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Hiram Rhoades Revels Edit Profile

clergyman , educator , politician

Hiram Rhoades Revels was an African American clergyman and university administrator, was the first black American to sit in the U. S. Senate.


Hiram Revels was born of free parents on September 27, 1822, in Fayetteville, N. C.


His early education was limited, since it was illegal in North Carolina at that time to teach African Americans, slave or free, to read or write.

As soon as he was able, he moved to Union County, Ind. , to further his education at a Quaker seminary.

Eventually he moved to Illinois and graduated from Knox College at Bloomington.


In 1845 he was ordained a minister of the African Methodist Episcopal Church in Baltimore, Md. As a minister, Revels served African American churches in Ohio, Kentucky, Illinois, Indiana, and Tennessee. He finally settled in Baltimore, where he became minister of a church and principal of a school for blacks. When the Civil War began in 1861, he helped organize the first two regiments of black soldiers from the state of Maryland. In 1863 Revels moved to St. Louis, established a school for African American freedmen, and recruited another regiment of black soldiers. In 1864 he joined the Federal forces in Mississippi as chaplain to an African American regiment. For a short time he was provost marshal of Vicksburg. For 2 years he worked with the Freedmen's Bureau and established several schools and churches for African Americans near Jackson and Vicksburg. In 1866 Revels settled in Natchez, Miss. He joined the Methodist Episcopal Church in 1868, the year he was elected alderman. In 1870 he was elected as a Republican to fill an unexpired term in the U. S. Senate, where he served until March 1871. As a senator, he was dignified and respected; his political views, however, were somewhat conservative. After retiring from the Senate, Revels returned to Mississippi to serve as president of Alcorn College (1871 - 1874). He was removed from his post for political reasons but was appointed president of Alcorn again in 1876. Following this second term, he returned to church work in Holly Springs, Miss.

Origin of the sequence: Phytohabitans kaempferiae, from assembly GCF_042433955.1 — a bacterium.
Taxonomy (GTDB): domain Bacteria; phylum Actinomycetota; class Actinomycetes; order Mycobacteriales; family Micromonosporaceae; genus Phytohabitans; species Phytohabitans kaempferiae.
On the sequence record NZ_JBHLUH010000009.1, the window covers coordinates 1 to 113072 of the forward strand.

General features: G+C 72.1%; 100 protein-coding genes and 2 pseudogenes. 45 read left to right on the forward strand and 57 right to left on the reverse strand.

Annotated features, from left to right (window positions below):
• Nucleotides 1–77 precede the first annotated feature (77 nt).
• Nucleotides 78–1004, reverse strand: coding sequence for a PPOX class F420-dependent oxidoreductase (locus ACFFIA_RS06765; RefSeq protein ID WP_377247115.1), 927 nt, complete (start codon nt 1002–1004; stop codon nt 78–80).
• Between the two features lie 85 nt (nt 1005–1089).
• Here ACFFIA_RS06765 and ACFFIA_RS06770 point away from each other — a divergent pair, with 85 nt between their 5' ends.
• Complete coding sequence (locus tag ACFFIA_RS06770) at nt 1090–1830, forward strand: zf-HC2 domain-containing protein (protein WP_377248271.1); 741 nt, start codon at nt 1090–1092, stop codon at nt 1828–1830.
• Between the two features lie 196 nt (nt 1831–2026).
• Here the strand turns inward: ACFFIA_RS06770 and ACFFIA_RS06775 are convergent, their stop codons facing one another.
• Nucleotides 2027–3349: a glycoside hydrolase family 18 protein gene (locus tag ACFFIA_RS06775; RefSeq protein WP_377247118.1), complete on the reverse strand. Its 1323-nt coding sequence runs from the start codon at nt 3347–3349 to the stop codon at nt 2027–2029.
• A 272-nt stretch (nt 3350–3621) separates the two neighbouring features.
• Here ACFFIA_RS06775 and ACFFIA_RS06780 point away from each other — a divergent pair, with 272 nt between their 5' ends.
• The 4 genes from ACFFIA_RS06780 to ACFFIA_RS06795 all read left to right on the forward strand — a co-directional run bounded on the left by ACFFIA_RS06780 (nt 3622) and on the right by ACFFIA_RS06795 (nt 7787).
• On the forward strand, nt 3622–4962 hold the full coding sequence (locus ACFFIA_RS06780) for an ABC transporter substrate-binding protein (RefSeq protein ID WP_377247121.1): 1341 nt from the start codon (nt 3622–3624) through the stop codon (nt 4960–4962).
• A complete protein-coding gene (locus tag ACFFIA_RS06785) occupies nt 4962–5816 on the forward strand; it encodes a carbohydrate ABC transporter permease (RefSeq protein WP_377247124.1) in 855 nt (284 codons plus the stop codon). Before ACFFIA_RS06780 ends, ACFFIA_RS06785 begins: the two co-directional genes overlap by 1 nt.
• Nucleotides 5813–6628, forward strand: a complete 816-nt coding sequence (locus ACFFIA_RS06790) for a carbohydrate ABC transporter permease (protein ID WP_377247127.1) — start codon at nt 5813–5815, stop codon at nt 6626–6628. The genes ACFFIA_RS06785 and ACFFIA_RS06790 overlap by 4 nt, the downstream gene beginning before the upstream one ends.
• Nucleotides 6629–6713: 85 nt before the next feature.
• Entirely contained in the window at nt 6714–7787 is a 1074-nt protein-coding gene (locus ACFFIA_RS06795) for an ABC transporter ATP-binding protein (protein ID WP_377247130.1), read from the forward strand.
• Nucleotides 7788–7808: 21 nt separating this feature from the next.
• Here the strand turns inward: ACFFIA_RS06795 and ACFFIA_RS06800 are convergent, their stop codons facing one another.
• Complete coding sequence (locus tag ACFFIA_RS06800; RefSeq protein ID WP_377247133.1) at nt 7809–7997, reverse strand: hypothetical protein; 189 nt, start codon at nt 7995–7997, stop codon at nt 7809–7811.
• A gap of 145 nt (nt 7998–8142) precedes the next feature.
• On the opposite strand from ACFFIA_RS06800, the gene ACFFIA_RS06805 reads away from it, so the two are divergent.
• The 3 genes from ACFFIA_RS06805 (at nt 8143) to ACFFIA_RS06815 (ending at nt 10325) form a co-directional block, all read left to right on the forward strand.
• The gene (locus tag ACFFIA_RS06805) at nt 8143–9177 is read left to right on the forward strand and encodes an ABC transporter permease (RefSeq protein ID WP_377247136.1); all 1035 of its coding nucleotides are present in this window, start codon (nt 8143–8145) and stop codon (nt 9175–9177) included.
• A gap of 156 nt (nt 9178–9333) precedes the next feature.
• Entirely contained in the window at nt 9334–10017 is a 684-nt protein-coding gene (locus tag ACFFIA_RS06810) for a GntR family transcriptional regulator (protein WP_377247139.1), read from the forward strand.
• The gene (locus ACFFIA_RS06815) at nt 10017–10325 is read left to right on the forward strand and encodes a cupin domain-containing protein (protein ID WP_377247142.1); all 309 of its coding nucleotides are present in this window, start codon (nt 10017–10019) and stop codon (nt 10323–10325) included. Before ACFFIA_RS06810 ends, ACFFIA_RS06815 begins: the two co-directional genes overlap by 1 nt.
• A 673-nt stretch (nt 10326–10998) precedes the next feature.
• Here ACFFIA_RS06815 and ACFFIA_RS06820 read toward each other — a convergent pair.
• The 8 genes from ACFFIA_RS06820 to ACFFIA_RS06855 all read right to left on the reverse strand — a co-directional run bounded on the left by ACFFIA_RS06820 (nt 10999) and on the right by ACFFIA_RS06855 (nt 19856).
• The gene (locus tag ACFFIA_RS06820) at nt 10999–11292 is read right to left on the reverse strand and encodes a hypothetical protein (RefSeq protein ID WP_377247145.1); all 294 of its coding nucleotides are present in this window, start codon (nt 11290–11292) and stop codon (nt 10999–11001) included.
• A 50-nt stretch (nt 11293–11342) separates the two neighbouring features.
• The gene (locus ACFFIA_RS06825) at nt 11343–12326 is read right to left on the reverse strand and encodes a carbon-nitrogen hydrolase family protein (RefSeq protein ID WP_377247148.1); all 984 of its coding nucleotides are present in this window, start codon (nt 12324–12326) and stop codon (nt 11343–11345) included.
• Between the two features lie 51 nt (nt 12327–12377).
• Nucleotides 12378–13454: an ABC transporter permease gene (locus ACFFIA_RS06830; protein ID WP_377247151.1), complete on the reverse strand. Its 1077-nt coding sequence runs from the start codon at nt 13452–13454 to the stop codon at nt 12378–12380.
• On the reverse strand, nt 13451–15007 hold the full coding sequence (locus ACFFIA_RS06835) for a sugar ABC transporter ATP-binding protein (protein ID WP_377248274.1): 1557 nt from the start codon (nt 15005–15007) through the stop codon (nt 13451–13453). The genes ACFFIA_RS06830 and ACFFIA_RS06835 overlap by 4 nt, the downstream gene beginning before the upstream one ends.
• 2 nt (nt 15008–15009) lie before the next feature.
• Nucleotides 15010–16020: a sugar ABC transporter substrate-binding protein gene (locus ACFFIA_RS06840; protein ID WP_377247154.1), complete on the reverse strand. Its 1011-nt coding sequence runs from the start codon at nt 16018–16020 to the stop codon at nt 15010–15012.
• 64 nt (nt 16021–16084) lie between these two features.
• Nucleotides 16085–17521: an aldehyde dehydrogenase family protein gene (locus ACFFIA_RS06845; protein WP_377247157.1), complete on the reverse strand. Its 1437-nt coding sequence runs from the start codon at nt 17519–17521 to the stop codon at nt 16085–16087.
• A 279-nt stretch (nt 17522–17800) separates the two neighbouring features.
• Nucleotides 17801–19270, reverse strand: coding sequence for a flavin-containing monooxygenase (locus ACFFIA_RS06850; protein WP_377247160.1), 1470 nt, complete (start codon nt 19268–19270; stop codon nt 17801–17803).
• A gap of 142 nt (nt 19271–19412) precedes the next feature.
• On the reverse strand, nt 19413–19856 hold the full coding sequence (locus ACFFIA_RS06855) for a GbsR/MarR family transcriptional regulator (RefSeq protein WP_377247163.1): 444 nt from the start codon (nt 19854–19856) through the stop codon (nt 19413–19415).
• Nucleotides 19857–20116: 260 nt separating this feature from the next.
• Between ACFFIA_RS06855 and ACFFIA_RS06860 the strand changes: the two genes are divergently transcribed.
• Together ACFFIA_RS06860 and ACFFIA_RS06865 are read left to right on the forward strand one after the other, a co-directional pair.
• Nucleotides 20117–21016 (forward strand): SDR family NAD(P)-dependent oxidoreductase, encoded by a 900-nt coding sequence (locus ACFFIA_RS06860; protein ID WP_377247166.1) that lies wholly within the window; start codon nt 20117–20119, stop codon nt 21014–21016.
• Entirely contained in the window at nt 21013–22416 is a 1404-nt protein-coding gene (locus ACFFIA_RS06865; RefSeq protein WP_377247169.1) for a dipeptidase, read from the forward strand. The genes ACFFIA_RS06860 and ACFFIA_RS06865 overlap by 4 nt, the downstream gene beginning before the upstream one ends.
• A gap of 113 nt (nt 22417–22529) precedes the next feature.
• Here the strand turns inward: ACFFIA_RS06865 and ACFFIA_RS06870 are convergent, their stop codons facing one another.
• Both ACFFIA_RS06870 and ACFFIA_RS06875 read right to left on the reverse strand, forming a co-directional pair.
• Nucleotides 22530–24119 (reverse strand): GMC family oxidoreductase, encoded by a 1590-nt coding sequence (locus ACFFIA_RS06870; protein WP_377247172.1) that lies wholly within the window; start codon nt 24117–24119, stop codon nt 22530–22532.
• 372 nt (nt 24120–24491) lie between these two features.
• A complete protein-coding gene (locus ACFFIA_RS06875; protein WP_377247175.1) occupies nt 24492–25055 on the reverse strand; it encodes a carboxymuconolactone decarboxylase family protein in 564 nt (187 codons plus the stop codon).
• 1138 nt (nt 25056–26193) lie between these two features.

• Hiram Rhoades Revels became the first black citizen to be elected to the U. S. Senate (1870–71), during Reconstruction.

    Revels supported racial equality and worked to reassure his fellow senators about the capability of African Americans.

    He established several schools and churches for African Americans.